Trash the Plastic

Sometimes it feels like we can’t get away from plastic in our lives— and maybe we can’t— but there’s still so much we can do to keep it away from the ocean.

by Anna Massman, Outreach Editor

      A few years ago, my family took a trip to Hawaii. One of the highlights of the whole trip was when a Honu Sea Turtle (locals of the islands) started swimming with us. I couldn’t believe how willing it was to get so close to us — they didn’t even see us as a threat. As the tour guide talked to our group later, I learned more about the real threat humans pose to wildlife — plastic.

     As a busy teenager, plastic sneaks into my life in many forms: granola bars, skincare containers and coffee cups all make common appearances. Although I feel guilty about how much plastic I ultimately use, I feel slightly reconciled when I throw my empty container into the recycling bin. As long as it’s recycled, plastic’s okay, right?

     Wrong. As I’ve now learned, recycling is a very troubled process, filled with many opportunities for a whole truckload of plastics to be contaminated. This is due to people putting unrecyclable or dirty materials into the bin, which isn’t really their fault. There’s always a cloud of uncertainty surrounding recycling, because it varies by state and even by city. What you could throw in the recycling bin here could be a no-go in St. Louis. 

     After seeing COVID-19 boost the whole world’s use of individual packaging and masks, I feel the urgency to solve and spread awareness of this problem now more than ever. Increased takeout, masks and gloves have all worsened our rapidly emerging plastic crisis. There are so many solutions to plastic pollution, but all of them have to be used in conjunction with each other to make any difference. The easiest of these solutions to remember are the 3 R’s: Reduce, Reuse, Recycle (which are boring, I know, but effective).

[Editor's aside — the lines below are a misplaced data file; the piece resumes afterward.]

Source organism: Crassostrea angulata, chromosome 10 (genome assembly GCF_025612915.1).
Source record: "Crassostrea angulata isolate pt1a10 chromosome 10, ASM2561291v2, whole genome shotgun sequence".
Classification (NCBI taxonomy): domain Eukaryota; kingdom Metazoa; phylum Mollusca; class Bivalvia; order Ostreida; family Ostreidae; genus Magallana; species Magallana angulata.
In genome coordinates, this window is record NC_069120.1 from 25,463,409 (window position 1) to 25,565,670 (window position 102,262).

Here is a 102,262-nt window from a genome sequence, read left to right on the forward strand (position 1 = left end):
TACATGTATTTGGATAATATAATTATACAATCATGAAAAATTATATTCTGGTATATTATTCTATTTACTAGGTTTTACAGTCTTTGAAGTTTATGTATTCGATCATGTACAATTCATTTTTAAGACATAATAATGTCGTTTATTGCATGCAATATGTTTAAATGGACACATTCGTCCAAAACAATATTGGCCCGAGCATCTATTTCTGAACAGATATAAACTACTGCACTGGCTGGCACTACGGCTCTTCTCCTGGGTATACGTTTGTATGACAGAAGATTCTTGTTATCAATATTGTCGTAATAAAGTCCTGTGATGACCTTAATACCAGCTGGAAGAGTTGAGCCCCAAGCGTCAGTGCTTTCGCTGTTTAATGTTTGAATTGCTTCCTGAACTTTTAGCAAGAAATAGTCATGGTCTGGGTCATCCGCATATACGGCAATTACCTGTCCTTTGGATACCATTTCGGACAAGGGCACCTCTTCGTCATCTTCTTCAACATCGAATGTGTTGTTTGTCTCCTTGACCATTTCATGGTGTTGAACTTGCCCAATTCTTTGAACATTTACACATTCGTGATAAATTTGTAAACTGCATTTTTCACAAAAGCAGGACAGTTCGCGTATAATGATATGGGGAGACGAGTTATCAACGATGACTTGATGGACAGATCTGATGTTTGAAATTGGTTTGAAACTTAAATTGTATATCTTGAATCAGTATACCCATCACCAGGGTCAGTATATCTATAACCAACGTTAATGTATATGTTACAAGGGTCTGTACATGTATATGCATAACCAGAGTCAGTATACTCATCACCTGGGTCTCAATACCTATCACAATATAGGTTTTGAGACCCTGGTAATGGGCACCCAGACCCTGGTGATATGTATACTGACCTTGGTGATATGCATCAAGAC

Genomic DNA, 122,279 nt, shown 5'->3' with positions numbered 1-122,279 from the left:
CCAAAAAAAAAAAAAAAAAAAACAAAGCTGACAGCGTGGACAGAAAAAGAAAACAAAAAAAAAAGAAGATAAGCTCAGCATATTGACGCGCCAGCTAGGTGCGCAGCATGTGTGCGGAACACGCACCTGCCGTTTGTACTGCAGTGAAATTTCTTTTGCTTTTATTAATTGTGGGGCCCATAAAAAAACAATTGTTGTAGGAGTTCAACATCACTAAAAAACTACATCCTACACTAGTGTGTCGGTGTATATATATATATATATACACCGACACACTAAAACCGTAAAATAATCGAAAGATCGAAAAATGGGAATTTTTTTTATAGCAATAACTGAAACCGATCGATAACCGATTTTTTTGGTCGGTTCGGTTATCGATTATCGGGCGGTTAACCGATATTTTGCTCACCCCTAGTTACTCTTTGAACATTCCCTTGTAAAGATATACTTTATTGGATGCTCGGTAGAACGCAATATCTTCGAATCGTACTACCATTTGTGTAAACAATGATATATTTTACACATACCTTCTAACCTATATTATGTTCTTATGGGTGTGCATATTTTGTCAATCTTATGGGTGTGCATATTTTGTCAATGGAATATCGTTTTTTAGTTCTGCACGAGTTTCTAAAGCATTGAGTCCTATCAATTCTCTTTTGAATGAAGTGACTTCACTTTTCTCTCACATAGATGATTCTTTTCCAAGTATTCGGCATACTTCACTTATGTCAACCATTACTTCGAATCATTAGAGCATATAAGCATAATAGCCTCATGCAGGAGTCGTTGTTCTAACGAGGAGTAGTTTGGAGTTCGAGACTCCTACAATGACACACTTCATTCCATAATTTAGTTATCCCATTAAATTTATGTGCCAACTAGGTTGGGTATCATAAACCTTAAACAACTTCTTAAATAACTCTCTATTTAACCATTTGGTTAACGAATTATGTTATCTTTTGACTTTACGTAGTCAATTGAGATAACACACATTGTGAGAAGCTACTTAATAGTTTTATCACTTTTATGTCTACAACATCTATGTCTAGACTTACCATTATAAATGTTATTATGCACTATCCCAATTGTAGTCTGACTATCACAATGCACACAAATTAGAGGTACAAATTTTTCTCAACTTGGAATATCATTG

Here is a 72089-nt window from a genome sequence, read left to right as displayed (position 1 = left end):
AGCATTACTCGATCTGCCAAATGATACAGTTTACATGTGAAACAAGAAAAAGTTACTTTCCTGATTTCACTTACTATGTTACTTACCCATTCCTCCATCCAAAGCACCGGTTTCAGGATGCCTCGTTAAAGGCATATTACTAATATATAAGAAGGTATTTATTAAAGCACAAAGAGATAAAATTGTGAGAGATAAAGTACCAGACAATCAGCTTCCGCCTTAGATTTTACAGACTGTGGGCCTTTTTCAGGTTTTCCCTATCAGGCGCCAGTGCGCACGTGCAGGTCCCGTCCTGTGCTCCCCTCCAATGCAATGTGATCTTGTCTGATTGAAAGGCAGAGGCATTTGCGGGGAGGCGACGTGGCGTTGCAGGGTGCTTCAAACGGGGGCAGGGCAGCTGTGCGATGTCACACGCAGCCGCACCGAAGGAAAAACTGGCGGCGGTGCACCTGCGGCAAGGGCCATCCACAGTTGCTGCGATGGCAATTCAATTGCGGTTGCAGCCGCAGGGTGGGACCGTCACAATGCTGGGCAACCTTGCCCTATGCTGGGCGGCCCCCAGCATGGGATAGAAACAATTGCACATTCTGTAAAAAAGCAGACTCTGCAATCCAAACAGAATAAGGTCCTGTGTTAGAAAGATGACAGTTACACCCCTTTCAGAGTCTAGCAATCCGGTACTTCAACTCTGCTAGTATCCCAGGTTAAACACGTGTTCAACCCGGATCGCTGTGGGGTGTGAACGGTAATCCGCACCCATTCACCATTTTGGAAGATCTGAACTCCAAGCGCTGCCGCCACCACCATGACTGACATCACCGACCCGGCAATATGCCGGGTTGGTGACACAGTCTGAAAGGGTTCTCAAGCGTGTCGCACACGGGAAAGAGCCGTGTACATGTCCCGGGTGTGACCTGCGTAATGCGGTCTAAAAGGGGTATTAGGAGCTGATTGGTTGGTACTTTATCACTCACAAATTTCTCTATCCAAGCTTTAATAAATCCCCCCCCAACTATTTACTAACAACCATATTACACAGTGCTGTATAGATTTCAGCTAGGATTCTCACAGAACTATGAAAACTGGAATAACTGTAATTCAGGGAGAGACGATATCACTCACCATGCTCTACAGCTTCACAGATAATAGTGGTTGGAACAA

I think the most effective solution to attempt is reducing. There’s so many ways to do this, whether it’s by using paper bags at the grocery store, using reusable water bottles (which are way cuter than plastic ones anyway) or not using plastic straws. There are also so many sustainable clothing brands that don’t use any plastic, or even use recycled materials, like Veja and Patagonia. Reducing the demand for plastic is so important because it’s a huge indicator for companies to take initiative. 

     The second R, reuse, is definitely a less mentioned solution than its counterparts. Reusing plastic can take so many forms; for my family, it’s using stray plastic bags to pick up my dog’s poop (which sounds so funny but it works). It could also be using plastic containers in crafts or organization around the house.

     The last way you can reduce plastic in the environment is, again, through recycling. Recycling plastic takes barely any effort; a quick rinse is typically the only preparation you need in order to prepare the plastic for the recycling process. The thing that’s important to remember with this solution is that it’s more efficient, rather than effective. Due to the issues I mentioned before, educating people on what’s allowed in your area can ensure that you’re truly helping the environment. 

     Of course, it takes everyone to make a difference. A single person reducing their footprint is much different from millions of people. Ending plastic pollution is an incredibly daunting task, and I don’t know if we’ll even figure it out in our lifetime. But don’t we owe it to the turtles to try?